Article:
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ICTY Weekly Press Briefing - 21st Apr 1999

ICTY Press Briefing - 21 April 1999

note that this is not a verbatim transcript of the Press Briefing. It is merely
a summary.

ICTY Weekly
Press Briefing

Date: 21 April 1999

Time: 11:30 a.m.


Christian Chartier,
Head of Public Information acting as Press Spokesman, began today’s briefing
by explaining that today he was replacing Jim Landale, following his departure
for Tirana, Albania where Jim would assist on the media front the investigators
of the Office of the Prosecutor (OTP).

Then he made the
following announcements:

First of all,
an update on various developments regarding court proceedings:

1) As you probably
know, the appeal proceedings in the Tadic case are unfolding in courtroom

The hearing
is scheduled to last for two more days. But before it is completed, I would
like to correct some inaccurate press reports stating that Dusko Tadic had
been convicted to a total of 97 years of imprisonment. This is a misrepresentation
of the sentencing Judgement since the Trial Chamber decided that the various
sentences imposed upon the accused would be served concurrently. That means
that the highest penalty, namely 20 years on a count of Crimes against humanity,
will run together with the lesser sentences on the other counts.

The sentences
would only be added together if the Chamber ordered them to be served consecutively.

2) Also in the
Tadic case, or more precisely related to it at least, I would like to remind
you of the scheduling, next Monday, 26 at 10 a.m. of the contempt proceedings
instituted against the accused’s prior counsel, Mr. Vujin.

3) Finally,
in the Radic and others Case, perhaps better known as Omarska/Keraterm case,
the Office of the Prosecutor has filed with the Chamber a request for a binding
order to be issued to the authorities of the Republika Srpska. This request
follows an unsuccessful attempt, by the OTP, to obtain the co-operation of
the said authorities in producing Duty Rosters of the Omarska Police Station
from 1 April throughout 31 December 1992.

Secondly, I would
like to touch upon an institutional matter. I have noticed in various press
articles published over the past days a connection being made between a reported
number of 70 investigators for the OTP and a reported budget of 100 million
dollars. I believe that is a somewhat misleading connection: The number of 70
investigators for the OTP is accurate. However, it is worth bearing in mind
that an Office as the OTP consists of more than investigators: analysts, legal
advisers, trial attorneys, translators, cases managers, and other experts necessary
to conduct professional investigations, to build up solid court cases and to
prepare for prosecutions. So that the number of staff members with the Office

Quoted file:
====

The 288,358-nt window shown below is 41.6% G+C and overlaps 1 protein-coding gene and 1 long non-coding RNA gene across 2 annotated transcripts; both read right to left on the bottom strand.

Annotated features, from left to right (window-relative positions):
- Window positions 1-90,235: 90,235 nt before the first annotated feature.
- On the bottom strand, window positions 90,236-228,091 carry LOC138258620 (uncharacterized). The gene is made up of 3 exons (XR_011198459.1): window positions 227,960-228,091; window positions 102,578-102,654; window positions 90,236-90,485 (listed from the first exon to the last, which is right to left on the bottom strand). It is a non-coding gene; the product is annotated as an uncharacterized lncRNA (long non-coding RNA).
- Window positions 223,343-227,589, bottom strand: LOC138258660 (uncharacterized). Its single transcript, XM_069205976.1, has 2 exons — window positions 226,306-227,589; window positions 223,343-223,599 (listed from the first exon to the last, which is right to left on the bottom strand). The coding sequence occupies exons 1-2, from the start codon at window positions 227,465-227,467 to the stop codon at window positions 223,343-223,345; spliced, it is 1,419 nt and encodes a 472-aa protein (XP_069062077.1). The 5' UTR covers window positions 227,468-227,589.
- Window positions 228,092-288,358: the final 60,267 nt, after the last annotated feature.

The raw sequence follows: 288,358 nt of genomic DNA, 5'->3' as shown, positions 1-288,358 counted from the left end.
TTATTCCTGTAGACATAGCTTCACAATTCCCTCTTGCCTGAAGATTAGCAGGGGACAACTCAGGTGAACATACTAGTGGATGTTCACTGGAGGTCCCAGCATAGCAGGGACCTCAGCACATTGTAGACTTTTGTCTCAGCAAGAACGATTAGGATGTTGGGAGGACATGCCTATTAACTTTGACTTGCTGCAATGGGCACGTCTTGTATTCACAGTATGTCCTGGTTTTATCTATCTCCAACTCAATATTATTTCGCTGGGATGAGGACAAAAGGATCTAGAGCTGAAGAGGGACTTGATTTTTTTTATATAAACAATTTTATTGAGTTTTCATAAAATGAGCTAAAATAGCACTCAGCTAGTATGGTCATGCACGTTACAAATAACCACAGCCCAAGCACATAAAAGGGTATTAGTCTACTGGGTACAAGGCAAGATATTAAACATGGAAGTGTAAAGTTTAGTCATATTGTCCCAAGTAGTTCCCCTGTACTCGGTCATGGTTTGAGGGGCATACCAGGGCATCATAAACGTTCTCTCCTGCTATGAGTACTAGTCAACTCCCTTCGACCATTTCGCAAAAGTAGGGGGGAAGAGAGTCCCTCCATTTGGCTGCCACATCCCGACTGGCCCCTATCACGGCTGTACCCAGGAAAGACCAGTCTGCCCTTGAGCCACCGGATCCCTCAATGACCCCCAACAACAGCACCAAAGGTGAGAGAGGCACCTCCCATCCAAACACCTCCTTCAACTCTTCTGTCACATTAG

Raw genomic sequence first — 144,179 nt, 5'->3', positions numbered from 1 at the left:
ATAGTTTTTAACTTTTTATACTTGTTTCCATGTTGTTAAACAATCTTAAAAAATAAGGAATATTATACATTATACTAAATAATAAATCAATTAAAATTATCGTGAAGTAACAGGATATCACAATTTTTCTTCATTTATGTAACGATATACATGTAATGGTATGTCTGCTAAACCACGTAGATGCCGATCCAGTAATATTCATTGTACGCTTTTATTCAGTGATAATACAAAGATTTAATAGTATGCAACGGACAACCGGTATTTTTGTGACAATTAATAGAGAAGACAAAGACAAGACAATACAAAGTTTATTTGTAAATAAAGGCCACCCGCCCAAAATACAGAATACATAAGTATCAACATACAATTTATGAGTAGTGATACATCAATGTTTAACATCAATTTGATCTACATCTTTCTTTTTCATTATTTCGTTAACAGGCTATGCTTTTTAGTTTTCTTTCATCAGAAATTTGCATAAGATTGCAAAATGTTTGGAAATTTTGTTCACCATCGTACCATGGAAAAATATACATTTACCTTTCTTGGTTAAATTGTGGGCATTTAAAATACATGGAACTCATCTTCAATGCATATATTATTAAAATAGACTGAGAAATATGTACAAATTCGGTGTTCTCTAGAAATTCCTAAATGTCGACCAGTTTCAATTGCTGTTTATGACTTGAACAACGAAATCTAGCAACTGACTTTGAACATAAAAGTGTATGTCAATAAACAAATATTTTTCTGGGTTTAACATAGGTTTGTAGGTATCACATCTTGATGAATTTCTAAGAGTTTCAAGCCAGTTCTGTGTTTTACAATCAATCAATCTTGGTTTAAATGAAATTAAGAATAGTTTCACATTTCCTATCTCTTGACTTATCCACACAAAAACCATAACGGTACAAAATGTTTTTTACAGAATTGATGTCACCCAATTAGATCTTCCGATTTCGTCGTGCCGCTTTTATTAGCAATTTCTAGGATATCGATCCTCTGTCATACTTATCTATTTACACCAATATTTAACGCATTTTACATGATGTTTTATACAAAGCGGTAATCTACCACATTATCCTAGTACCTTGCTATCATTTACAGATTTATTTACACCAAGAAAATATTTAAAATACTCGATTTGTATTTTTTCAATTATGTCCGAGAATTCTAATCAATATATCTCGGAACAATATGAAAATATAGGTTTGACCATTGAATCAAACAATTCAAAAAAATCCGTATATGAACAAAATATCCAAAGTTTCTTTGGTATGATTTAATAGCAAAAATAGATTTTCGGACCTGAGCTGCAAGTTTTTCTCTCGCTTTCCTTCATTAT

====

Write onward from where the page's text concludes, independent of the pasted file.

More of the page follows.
of the Prosecutor totals today 324.This is nearly half of the total number of
ICTY’s staff-members, namely 720, while at the same time, and I am now
turning to the budget figure, the OTP was allocated for 1999 the amount of US
$ 26,835,300. This OTP allocation is approximately a third part of the total
1999 budget for the whole Tribunal, namely not 100 million dollars but US $



Justice Louise Arbour, Chief Prosecutor, made the following statement:

In the last few
days I have met with senior Government Ministers both in Bonn and in London,
and I will meet tomorrow with the Minister of Defence of The Netherlands.

I welcome the
announcement of the German and British Governments that they will increase their
support for our investigative efforts, and in particular that they will provide
intelligence-based information to my Office.

We will work very
closely with state authorities to ensure that we have appropriate safeguards
in place for handling sensitive information and to agree on the best way of
turning the information into evidence that can be used in a criminal court,
particularly so that we can determine the command structures of military and
police forces, and prove the responsibility of military and political leaders
for any war crimes that are being committed.

The world has
also heard many of the stories told by refugees.The full picture is only beginning
to emerge. The Tribunal’s investigators are now assembling a body of direct
witness testimony. Putting these first hand accounts together with information
we expect to continue to receive from a variety of Governments, such as imagery
for instance, will build strong prosecution cases. Refugee accounts are critical,
but they are not enough on their own. The victims did not see the command structures
or the people giving the orders at the highest levels. We therefore need the
sophisticated kind of assistance that only states can provide.

I find the discussions